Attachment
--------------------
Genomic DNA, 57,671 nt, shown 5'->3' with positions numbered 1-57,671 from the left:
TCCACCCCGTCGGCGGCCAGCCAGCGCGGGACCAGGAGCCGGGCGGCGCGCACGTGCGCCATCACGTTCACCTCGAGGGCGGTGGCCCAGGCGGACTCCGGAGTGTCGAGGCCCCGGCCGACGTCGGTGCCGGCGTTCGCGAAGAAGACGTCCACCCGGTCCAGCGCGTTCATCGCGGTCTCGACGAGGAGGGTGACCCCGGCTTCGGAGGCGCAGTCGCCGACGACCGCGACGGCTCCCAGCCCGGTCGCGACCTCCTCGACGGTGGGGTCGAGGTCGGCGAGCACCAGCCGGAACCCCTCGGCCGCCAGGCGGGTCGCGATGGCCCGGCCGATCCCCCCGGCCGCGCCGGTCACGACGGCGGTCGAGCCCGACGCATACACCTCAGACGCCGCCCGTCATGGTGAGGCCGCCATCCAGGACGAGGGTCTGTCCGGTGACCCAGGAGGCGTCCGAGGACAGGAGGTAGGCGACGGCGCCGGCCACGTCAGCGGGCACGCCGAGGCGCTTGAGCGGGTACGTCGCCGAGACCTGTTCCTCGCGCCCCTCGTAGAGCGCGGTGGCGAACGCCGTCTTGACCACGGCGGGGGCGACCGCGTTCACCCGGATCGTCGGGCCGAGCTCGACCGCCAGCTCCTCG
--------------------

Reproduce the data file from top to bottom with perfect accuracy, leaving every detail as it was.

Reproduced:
Genomic DNA, 57,671 nt, shown 5'->3' with positions numbered 1-57,671 from the left:
TCCACCCCGTCGGCGGCCAGCCAGCGCGGGACCAGGAGCCGGGCGGCGCGCACGTGCGCCATCACGTTCACCTCGAGGGCGGTGGCCCAGGCGGACTCCGGAGTGTCGAGGCCCCGGCCGACGTCGGTGCCGGCGTTCGCGAAGAAGACGTCCACCCGGTCCAGCGCGTTCATCGCGGTCTCGACGAGGAGGGTGACCCCGGCTTCGGAGGCGCAGTCGCCGACGACCGCGACGGCTCCCAGCCCGGTCGCGACCTCCTCGACGGTGGGGTCGAGGTCGGCGAGCACCAGCCGGAACCCCTCGGCCGCCAGGCGGGTCGCGATGGCCCGGCCGATCCCCCCGGCCGCGCCGGTCACGACGGCGGTCGAGCCCGACGCATACACCTCAGACGCCGCCCGTCATGGTGAGGCCGCCATCCAGGACGAGGGTCTGTCCGGTGACCCAGGAGGCGTCCGAGGACAGGAGGTAGGCGACGGCGCCGGCCACGTCAGCGGGCACGCCGAGGCGCTTGAGCGGGTACGTCGCCGAGACCTGTTCCTCGCGCCCCTCGTAGAGCGCGGTGGCGAACGCCGTCTTGACCACGGCGGGGGCGACCGCGTTCACCCGGATCGTCGGGCCGAGCTCGACCGCCAGCTCCTCG